I live in michigan and just because I run the same route doesn't mean the surface is always the same, today was icy and I'm sure tomorrow will be slushy. It was just a thought I had since I run outside in the winter. I guess I could create multiple routes for different conditions, but I already have 30 or more routes.

          2012 Goals 
          1000 Logged Miles
          5K under 20:30

          8K under 35:00

          10K under 43:00

          10Mi under 1:15:00

          Half Marathon under 1:40:00

          Complete 1st Marathon


          PR
          5K 20:32.80 (4/14/2012)
          8K 34:40.96 (3/18/2012)

          10K 44:49.19 (6/5/2010)

          1/2 Marathon 1:40:21.09 (3/24/2012)

          Running Equipment: Garmin Forerunner 305, Brooks Launch (2nd Pair, 3rd Pair, 4th Pair, 5th Pair & 6th Pair), Brooks Green Silence, Saucony Kinvara, Sennheiser PMX80 Headphones, iPod Nano

          Crosstraining Equipment: 2001 Trek 8000 Hardtail Mountain Bike, 2008 Trek 1.5 Road Bike, Kayak

            I label routes by surface, but if you don't want to create several routes for the same course depending on whether it was icy, etc, you could make a general route called 'hard-packed snow' or 'ice', etc.  I have done this, since I figure if I'm running on 1+ ft of hard-packed snow, it's not really gonna matter if it's dirt or pavement underneath.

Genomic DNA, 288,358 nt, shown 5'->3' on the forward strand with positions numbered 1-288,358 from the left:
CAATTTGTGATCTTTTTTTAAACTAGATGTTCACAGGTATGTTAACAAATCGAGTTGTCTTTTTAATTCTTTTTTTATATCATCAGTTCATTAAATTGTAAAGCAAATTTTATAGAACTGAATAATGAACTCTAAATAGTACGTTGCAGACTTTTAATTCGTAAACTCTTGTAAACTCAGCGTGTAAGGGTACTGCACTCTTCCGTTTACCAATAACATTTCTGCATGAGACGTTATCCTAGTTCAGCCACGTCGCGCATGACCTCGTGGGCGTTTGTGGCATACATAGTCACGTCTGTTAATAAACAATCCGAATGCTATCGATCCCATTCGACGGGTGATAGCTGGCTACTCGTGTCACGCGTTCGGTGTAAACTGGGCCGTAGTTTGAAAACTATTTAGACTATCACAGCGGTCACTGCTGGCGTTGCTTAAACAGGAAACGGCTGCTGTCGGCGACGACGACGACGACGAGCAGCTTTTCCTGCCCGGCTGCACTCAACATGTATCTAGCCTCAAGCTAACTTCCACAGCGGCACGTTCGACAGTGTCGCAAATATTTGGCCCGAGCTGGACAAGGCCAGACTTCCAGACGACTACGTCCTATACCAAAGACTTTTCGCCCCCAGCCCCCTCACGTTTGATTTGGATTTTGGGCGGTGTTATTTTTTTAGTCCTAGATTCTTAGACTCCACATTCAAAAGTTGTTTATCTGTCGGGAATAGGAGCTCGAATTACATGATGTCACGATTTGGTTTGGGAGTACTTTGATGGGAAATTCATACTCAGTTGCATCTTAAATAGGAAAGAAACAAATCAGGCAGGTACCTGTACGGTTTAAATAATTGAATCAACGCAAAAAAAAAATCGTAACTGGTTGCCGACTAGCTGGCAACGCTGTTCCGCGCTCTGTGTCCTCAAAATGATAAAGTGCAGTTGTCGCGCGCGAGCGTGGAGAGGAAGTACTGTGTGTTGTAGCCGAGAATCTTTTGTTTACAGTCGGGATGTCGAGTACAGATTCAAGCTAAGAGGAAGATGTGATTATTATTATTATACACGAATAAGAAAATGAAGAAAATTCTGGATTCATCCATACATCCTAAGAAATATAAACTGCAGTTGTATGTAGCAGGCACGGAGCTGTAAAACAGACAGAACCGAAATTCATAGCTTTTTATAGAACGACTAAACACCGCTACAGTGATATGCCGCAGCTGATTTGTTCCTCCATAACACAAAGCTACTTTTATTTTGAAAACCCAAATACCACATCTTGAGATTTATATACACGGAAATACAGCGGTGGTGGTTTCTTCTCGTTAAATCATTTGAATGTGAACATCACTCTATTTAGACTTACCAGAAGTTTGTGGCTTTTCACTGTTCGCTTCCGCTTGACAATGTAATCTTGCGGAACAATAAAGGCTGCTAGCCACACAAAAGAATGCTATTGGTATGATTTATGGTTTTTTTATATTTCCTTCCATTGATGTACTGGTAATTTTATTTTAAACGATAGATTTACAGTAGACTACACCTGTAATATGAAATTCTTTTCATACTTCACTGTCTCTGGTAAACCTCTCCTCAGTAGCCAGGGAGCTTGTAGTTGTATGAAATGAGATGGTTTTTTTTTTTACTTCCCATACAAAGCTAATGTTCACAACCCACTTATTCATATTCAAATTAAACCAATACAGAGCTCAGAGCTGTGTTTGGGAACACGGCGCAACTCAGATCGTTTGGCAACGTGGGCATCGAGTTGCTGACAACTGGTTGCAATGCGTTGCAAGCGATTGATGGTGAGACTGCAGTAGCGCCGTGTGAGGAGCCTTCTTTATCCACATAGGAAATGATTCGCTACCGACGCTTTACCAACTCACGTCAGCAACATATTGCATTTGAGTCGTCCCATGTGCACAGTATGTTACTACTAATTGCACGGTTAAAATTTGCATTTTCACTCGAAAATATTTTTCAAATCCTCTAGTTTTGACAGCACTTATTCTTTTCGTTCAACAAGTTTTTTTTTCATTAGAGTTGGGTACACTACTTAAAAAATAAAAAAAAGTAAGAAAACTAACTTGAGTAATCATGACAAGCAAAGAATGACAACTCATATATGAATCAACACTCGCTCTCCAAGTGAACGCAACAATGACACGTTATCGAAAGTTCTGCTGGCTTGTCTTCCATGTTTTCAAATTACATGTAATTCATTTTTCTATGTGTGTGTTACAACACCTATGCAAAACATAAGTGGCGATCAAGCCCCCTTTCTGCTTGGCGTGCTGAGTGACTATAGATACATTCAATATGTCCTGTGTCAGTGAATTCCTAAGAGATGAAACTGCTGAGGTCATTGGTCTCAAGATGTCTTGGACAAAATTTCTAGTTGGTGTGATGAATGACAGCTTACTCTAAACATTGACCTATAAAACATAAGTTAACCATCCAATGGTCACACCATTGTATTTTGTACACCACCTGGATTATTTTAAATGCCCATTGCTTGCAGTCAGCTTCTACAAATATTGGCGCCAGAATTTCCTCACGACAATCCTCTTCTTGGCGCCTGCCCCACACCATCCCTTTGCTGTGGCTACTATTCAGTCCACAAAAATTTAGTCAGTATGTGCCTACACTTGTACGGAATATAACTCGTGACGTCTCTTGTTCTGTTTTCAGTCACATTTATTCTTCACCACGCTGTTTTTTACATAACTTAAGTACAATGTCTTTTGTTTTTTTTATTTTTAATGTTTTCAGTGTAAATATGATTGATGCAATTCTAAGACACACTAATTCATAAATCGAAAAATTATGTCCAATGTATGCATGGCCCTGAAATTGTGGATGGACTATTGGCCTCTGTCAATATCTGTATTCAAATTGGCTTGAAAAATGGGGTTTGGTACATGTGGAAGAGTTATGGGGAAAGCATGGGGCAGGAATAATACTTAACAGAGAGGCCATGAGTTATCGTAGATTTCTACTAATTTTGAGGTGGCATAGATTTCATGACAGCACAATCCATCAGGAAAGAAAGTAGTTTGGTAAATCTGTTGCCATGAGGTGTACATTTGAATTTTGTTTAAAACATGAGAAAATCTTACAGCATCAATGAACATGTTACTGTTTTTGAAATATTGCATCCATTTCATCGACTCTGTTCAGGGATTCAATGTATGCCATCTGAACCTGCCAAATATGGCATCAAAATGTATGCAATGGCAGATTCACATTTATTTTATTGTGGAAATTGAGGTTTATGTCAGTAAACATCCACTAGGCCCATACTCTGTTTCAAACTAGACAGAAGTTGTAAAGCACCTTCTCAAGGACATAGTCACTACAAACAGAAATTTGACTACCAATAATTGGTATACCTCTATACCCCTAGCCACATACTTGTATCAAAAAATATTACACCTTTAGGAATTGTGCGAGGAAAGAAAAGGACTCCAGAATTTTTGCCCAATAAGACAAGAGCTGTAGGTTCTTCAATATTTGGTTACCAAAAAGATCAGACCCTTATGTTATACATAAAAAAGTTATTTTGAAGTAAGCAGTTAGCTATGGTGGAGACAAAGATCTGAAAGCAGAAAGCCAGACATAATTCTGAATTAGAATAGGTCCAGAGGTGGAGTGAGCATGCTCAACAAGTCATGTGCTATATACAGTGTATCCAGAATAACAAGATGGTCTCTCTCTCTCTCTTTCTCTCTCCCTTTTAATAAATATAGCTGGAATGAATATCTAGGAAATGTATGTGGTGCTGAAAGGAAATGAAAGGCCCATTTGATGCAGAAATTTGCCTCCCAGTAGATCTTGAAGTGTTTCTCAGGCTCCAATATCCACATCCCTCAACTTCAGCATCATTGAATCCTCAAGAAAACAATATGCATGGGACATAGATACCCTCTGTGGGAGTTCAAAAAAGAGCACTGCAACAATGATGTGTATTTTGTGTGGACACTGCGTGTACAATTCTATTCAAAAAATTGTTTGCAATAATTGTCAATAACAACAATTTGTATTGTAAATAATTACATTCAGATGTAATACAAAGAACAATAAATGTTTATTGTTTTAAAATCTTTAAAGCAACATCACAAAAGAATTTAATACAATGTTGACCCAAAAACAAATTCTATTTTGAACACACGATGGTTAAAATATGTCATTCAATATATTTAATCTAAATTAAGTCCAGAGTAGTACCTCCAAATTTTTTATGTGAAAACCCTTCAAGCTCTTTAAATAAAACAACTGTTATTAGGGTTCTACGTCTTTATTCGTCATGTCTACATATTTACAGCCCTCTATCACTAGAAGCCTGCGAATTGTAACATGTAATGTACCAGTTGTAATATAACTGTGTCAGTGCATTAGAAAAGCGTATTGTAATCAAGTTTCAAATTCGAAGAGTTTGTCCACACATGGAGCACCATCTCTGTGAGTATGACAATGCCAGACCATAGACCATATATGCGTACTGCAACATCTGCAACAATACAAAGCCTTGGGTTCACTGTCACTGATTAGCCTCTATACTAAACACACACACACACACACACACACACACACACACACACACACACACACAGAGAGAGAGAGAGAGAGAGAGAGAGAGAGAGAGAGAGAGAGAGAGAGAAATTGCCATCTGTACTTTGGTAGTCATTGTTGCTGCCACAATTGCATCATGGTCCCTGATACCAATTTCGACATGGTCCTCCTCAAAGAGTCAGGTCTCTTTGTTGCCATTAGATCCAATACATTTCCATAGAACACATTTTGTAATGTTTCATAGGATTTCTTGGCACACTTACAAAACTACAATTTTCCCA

'No matter how slow you go, you're still lapping everyone on the couch'

             

            "Running is a big question mark that's there each and every day. It asks you, 'Are you going to be a wimp or are you going to be strong today?'"  - Peter Maher

             

            "Running long and hard is an ideal antidepressant, since it's hard to run and feel sorry for yourself at the same time. Also, there are those hours of clearheadedness that follow a long run."  -Monte Davis

              This is why I use 'run type' for terrain currently.

              I guess things such as ice or slush, would probably fall more in to weather conditions. But regardless, I think it would be quite nice to have the terrain type. But that said, I quite like being able to see a colourful graph that will show me all the info, distance, time, etc and the colour indicates the type of terrain.